What must it be like to be born in dire times?
I can tell you.
In what dire times were you born?
You are then at most six months old, yet you can articulate your existential position?
Yes, of course. The evidence is right in front of you.
Am I to believe you?
It does not matter. I invented you.
Really? Does not the question come before the answer?
Oh, we could have a galloping discussion on that animal. Perhaps the answer invents the question. But, you had a prior question. And then you strayed.
Well, all right: what must it be like to be born in dire times?
All times are dire, somewhere, my friend. The voices, like you, who wonder about dire times as if they are a deviation from the norm have been lucky enough to live in an impossibly narrow sliver of untroubled space and time, a secret garden. The politicos have christened it privilege, but let’s cut the pejorative innuendo and just say you’re incredibly lucky. Life could have gone in another direction. It often does. Stretching endlessly to your left and right outside the walls are troubles, and in those troubles are lived most lives.
Still, there are things we all have in common. We’re all a bit unhappy at first, having been jettisoned from warmth and darkness to the cold and bright. But we adjust. We have a delightful sense of wonder for a while. We want to be held. We want to suckle. We like being swaddled a great deal.
But what about the pandemic? Demonstrations in cities? Racial oppression? The deconstruction of leadership? What is it like being born in these dire times?
As I’m sure you know, I’m just an infant and have no cognizance of those things. Those are adult matters. And when I am an adult I will do all the destructive things that adults are doing now. And all the creative things. But, you know, we lean a little heavily toward the destructive. We’re a troublesome species. I’m sure you’ve noticed.
All very interesting, but did you not understand that I was asking what it was like being born at this existential moment?
Being born—the biological act—involves pretty much the same variations on the same practices at any time.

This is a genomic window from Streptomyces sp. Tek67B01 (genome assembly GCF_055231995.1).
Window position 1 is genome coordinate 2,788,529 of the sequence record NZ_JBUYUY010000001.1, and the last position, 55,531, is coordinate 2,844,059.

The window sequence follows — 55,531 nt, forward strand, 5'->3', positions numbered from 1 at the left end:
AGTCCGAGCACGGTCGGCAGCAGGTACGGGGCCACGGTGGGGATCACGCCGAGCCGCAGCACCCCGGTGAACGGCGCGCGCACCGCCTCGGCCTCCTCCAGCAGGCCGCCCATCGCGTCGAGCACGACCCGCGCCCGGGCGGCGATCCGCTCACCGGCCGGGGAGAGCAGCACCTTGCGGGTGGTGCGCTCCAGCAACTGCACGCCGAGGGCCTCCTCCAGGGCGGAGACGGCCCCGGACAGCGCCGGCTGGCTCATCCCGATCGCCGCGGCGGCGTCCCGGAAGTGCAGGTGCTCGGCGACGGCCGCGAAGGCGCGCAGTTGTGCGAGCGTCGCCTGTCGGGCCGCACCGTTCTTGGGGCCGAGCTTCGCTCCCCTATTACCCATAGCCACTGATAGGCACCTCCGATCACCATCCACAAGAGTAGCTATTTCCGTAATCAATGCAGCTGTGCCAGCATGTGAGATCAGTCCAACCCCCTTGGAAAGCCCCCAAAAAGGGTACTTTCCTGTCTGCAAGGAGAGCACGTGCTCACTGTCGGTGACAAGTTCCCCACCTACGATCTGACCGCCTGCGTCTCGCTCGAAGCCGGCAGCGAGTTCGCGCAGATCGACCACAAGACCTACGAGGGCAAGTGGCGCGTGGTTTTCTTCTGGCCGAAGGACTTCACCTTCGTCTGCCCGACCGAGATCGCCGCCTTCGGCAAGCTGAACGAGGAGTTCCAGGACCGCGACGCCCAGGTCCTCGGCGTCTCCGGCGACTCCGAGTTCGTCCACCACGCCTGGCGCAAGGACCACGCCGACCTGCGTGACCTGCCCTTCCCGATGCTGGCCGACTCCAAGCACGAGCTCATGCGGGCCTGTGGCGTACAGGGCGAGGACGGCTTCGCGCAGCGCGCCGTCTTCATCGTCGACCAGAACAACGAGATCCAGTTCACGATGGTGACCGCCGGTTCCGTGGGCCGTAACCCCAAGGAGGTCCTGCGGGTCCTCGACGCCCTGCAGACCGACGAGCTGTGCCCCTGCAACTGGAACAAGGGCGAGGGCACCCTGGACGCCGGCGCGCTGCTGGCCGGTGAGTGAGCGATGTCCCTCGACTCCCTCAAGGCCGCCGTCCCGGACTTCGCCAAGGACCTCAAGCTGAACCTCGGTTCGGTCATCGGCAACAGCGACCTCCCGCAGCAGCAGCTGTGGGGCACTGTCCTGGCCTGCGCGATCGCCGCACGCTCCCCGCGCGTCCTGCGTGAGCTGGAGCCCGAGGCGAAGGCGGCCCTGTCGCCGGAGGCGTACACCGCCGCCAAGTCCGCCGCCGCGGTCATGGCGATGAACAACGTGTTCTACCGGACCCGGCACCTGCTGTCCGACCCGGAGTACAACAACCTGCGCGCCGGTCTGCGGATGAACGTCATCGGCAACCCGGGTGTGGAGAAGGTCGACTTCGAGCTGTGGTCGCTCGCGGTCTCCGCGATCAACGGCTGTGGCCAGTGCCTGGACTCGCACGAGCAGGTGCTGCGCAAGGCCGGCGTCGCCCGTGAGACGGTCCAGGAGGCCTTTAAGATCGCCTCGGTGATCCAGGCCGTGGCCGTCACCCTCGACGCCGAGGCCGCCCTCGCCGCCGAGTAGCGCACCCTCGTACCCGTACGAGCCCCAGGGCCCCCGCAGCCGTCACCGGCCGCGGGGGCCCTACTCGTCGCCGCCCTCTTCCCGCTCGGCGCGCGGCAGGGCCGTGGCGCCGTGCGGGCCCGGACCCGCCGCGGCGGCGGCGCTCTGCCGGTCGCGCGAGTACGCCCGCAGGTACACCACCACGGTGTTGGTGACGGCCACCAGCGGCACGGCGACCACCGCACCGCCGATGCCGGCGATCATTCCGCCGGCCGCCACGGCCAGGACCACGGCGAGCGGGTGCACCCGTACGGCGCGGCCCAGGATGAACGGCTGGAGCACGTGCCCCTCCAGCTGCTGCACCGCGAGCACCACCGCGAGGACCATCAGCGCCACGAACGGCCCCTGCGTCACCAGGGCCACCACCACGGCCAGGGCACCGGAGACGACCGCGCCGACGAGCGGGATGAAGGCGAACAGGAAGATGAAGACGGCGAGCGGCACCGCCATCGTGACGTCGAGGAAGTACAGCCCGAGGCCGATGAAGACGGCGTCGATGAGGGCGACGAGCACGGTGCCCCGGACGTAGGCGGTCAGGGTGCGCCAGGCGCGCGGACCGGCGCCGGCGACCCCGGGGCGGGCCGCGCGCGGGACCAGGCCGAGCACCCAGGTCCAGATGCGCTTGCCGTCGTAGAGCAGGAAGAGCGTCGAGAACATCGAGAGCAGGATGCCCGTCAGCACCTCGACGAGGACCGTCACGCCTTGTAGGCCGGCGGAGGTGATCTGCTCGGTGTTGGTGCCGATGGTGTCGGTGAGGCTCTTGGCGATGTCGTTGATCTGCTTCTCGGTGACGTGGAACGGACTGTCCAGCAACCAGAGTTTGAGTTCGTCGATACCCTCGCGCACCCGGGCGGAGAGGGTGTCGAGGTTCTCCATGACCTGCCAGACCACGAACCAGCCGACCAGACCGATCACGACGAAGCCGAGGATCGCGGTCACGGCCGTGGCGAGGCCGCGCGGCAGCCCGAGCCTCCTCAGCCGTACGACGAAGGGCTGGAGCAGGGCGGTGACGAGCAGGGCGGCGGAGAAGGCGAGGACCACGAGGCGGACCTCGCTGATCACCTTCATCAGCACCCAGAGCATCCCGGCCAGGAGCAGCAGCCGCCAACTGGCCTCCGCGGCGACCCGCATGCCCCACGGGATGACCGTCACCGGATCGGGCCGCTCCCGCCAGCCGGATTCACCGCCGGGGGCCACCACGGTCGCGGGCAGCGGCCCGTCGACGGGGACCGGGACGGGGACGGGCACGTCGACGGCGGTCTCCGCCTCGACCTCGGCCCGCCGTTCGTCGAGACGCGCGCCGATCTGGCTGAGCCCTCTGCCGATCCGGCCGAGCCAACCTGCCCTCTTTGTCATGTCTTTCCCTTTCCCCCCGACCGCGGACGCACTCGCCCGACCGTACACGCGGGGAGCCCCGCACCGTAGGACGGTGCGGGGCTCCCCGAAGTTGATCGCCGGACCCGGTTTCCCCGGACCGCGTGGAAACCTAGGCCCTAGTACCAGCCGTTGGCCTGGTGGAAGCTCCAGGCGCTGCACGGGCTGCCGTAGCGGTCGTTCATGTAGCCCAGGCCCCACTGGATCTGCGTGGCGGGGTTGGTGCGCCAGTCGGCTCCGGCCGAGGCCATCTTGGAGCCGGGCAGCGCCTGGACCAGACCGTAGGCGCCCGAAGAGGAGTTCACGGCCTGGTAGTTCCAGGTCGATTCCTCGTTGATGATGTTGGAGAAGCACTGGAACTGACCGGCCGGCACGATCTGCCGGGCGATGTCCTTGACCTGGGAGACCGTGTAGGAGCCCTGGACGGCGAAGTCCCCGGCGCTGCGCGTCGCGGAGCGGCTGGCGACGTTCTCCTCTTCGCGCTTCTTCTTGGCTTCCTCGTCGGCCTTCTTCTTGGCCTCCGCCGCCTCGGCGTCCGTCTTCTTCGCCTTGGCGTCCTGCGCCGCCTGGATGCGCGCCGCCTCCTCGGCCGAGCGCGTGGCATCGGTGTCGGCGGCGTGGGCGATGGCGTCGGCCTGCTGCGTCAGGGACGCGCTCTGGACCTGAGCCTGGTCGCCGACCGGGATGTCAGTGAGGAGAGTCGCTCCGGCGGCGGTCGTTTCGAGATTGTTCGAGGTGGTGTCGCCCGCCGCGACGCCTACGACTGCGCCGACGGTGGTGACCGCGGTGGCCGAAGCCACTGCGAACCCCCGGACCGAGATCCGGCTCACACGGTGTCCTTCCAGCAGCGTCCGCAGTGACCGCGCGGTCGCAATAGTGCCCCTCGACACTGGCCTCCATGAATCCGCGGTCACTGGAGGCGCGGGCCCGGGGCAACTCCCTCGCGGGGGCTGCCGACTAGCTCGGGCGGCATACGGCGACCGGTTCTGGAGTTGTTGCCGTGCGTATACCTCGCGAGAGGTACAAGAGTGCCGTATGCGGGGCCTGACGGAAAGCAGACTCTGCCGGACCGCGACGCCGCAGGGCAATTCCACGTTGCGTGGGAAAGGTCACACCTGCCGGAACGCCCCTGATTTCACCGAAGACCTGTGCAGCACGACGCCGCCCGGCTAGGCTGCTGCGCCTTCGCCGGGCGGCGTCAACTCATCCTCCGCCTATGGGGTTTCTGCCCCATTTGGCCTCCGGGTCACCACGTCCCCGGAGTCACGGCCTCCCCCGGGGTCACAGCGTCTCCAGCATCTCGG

But what about fear of contagion in the hospital? Fear of human contact—even by family—once home?
I’m just an infant. I think you’re talking about my parents.
Yes, I suppose: so what is it like for them?
I have no idea. Ask me again in about twenty-five years.
But for now, even though we’ve talked about it, you have no fear or doubt or dismay about being born in such turbulence?
Look! Bird bird. Sorry. Well, I’m still young enough that I don’t yet do fear, doubt, and dismay. I suppose I will soon enough. Fear is quite real, I hear. We do have the fight or flight thing. Dismay, doubt, and the like, at least the hand-wringing type, seem to be rather useless, but sadly perhaps unavoidable.
Am I to conclude that you have nothing to offer in this conversation? That you have no solutions, no answers, no insight, no epiphany for the times?
I am a little ball of life. I am, through no effort of my own, of course, miraculous. You want to know what it’s like giving birth and being born in dire times. It’s full of fear and doubt and dismay, and it’s miraculous. As always.
And for those outside the secret garden?
It’s full of fear and doubt and dismay, and it’s miraculous. Ask them. Don’t do that thing where you make up answers for them and feel grand about it.
You know there’s a risk these days even to imply that you have a thought about our troubled times, don’t you? That trouble may follow the merest hint you’ve stepped outside an impossibly narrow sliver of that thing they call discourse?
Adults. They’re so weird. Full of fear and doubt and dismay and righteousness, with an ever-decreasing measure of the miraculous. Yet never devoid, I think. Never devoid.